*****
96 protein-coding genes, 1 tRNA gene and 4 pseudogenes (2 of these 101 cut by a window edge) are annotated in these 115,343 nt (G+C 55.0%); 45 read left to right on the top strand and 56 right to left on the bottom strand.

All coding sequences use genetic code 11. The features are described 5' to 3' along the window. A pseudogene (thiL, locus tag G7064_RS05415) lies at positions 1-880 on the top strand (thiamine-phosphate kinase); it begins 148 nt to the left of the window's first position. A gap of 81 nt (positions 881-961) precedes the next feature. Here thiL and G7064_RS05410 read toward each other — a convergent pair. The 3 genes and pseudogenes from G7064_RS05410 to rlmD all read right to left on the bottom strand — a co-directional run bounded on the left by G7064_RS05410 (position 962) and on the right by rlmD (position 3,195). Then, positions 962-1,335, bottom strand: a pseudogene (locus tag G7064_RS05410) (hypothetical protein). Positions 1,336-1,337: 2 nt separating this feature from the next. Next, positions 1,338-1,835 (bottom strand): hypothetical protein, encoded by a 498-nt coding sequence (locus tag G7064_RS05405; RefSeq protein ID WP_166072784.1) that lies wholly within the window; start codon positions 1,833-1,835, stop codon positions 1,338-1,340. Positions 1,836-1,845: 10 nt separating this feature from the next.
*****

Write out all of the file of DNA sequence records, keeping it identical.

96 protein-coding genes, 1 tRNA gene and 4 pseudogenes (2 of these 101 cut by a window edge) are annotated in these 115,343 nt (G+C 55.0%); 45 read left to right on the top strand and 56 right to left on the bottom strand.

All coding sequences use genetic code 11. The features are described 5' to 3' along the window. A pseudogene (thiL, locus tag G7064_RS05415) lies at positions 1-880 on the top strand (thiamine-phosphate kinase); it begins 148 nt to the left of the window's first position. A gap of 81 nt (positions 881-961) precedes the next feature. Here thiL and G7064_RS05410 read toward each other — a convergent pair. The 3 genes and pseudogenes from G7064_RS05410 to rlmD all read right to left on the bottom strand — a co-directional run bounded on the left by G7064_RS05410 (position 962) and on the right by rlmD (position 3,195). Then, positions 962-1,335, bottom strand: a pseudogene (locus tag G7064_RS05410) (hypothetical protein). Positions 1,336-1,337: 2 nt separating this feature from the next. Next, positions 1,338-1,835 (bottom strand): hypothetical protein, encoded by a 498-nt coding sequence (locus tag G7064_RS05405; RefSeq protein ID WP_166072784.1) that lies wholly within the window; start codon positions 1,833-1,835, stop codon positions 1,338-1,340. Positions 1,836-1,845: 10 nt separating this feature from the next.